Paris hosted its third Ethical Fashion Show last week, attracting around 60 exhibitors - three times more than the inaugural event in 2004 - showing off their ethical fashions and accessories.

The ranges on display were socially and environmentally aware and respectful of traditional ways of production, and the event attracted several thousand visitors and professionals according to organiser, Isabelle Quéhé.

The diverse offer included brands using organic fibres such as the French Ideo and g=9.8; brands created around the traditional know-how of struggling villages (Althéane in the Philippines, India and Nepal, and Capalongas in the Philippines); and brands made from recycled clothes (the Canadian On & On, the American Deborah Lindquist).

French mail order group La Redoute awarded two prizes for companies demonstrating 'fashion, ethic and entrepreneurial spirit,' and a willingness to develop their business "in the long term and for a wider public.'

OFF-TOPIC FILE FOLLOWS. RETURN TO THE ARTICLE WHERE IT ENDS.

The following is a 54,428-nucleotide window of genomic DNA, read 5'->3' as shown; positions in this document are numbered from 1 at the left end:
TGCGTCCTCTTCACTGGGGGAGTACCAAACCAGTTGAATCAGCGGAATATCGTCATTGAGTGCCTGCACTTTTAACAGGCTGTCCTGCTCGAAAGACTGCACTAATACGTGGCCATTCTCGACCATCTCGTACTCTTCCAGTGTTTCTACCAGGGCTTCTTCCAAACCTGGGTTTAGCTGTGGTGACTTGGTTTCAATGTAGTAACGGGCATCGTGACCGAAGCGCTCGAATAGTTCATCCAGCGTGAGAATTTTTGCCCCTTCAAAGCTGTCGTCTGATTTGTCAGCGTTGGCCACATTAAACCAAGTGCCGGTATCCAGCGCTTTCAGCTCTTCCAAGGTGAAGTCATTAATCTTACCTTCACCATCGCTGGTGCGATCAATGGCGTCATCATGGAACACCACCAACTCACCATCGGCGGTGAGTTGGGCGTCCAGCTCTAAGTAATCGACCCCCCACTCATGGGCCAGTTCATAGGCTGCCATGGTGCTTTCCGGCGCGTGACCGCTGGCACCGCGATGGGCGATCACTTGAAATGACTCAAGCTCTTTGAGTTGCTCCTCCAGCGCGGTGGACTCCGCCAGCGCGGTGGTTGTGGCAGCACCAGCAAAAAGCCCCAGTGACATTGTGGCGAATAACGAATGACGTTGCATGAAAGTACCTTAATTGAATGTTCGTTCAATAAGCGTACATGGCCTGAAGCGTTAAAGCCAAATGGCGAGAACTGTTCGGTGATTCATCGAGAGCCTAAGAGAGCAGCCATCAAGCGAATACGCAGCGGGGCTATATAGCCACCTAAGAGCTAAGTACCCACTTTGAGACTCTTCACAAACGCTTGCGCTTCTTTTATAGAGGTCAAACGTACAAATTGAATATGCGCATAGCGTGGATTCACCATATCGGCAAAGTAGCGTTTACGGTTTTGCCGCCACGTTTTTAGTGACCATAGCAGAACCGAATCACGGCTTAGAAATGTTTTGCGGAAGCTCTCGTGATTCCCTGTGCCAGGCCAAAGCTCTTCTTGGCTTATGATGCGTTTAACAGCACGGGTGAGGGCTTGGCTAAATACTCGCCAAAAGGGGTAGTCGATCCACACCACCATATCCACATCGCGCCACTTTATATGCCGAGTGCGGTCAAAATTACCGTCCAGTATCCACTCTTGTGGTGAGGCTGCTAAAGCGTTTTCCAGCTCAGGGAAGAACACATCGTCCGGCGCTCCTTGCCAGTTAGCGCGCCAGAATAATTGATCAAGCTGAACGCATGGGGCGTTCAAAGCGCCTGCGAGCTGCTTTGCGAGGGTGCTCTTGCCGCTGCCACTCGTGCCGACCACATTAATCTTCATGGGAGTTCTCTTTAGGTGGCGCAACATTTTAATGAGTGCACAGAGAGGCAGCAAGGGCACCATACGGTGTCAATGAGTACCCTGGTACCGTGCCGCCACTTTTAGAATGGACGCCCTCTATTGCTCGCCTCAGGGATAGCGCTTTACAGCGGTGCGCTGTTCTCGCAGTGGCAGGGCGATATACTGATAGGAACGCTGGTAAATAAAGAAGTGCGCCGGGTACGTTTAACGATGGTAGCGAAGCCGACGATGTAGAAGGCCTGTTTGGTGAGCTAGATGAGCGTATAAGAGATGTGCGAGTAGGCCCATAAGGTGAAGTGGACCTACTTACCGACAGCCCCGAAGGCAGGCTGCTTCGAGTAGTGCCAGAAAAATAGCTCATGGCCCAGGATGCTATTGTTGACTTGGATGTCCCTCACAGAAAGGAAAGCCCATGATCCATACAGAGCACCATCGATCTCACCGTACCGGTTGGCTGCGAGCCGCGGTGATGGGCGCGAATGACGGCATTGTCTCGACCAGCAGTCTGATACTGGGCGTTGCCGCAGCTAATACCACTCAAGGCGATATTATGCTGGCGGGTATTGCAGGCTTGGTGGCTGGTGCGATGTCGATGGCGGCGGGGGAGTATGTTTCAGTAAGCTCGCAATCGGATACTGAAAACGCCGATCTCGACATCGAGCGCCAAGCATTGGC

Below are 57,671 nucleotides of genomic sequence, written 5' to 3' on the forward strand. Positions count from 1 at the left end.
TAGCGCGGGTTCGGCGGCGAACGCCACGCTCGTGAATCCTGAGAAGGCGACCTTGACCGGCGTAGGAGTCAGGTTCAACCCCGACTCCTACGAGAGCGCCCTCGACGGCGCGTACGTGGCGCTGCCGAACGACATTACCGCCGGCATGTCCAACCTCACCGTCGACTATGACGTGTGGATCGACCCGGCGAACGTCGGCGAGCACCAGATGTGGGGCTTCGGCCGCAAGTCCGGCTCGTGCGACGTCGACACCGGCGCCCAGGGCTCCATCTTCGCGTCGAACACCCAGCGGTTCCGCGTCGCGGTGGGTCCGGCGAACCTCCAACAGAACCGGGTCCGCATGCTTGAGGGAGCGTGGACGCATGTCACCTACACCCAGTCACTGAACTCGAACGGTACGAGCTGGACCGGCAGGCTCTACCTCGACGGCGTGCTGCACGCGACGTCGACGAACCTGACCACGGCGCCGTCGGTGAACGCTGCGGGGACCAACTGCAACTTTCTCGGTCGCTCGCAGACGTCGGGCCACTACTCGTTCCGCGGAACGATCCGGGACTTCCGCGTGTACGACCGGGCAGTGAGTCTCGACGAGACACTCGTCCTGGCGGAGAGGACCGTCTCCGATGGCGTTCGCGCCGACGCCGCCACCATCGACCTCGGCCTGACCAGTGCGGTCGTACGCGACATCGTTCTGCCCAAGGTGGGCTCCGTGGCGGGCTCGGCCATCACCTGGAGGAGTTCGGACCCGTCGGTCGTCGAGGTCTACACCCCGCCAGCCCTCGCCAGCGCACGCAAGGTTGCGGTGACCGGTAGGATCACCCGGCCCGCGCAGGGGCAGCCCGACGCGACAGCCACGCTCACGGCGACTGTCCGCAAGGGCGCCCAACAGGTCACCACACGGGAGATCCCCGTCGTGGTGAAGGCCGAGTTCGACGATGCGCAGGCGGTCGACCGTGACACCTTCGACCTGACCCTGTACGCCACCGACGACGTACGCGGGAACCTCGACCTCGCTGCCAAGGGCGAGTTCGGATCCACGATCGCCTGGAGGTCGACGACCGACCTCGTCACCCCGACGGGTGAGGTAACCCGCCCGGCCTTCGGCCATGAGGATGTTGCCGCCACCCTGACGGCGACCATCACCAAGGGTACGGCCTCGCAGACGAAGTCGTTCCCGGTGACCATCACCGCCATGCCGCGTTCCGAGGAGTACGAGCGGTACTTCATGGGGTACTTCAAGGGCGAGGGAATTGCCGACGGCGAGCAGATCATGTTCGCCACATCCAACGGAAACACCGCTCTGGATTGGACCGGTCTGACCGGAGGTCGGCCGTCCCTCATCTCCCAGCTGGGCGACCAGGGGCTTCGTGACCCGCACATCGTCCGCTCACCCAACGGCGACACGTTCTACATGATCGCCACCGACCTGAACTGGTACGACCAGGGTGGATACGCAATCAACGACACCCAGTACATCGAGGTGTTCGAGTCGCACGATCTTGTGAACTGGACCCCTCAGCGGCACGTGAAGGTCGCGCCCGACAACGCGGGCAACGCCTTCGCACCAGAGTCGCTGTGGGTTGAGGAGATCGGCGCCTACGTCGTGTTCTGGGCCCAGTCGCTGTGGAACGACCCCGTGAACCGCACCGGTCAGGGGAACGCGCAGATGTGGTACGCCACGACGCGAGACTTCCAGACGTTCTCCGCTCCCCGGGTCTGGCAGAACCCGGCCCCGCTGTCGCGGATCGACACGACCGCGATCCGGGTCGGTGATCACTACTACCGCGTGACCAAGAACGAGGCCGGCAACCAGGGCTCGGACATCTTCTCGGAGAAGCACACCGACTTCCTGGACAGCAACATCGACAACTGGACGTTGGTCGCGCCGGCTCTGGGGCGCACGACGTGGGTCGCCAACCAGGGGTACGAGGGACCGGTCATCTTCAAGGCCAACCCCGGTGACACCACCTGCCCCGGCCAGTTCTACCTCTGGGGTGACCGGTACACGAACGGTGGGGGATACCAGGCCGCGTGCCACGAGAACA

The two winners were Tudo Bom?, a French sportswear brand manufactured with organic and fair trade fabrics in Brazil, and the British trader Judith Condor-Vidal, who produces ready-to-wear and accessories in many deprived regions of South America, Palestine, India and Bangladesh.

The show was closed by the French Minister of Exterior Commerce, Christine Lagarde, who pointed out that the rising number of ethical brands on the market now presents a regulatory problem for the government.

However, despite the profusion of ethical labels the market accounts for just 0.03% of global consumption, according to the latest estimations.

The dates of the next Ethical Fashion Show have not yet been released as Isabelle Quéhé is considering turning it into a bi-annual show.

By Marie-Hélène Corbin.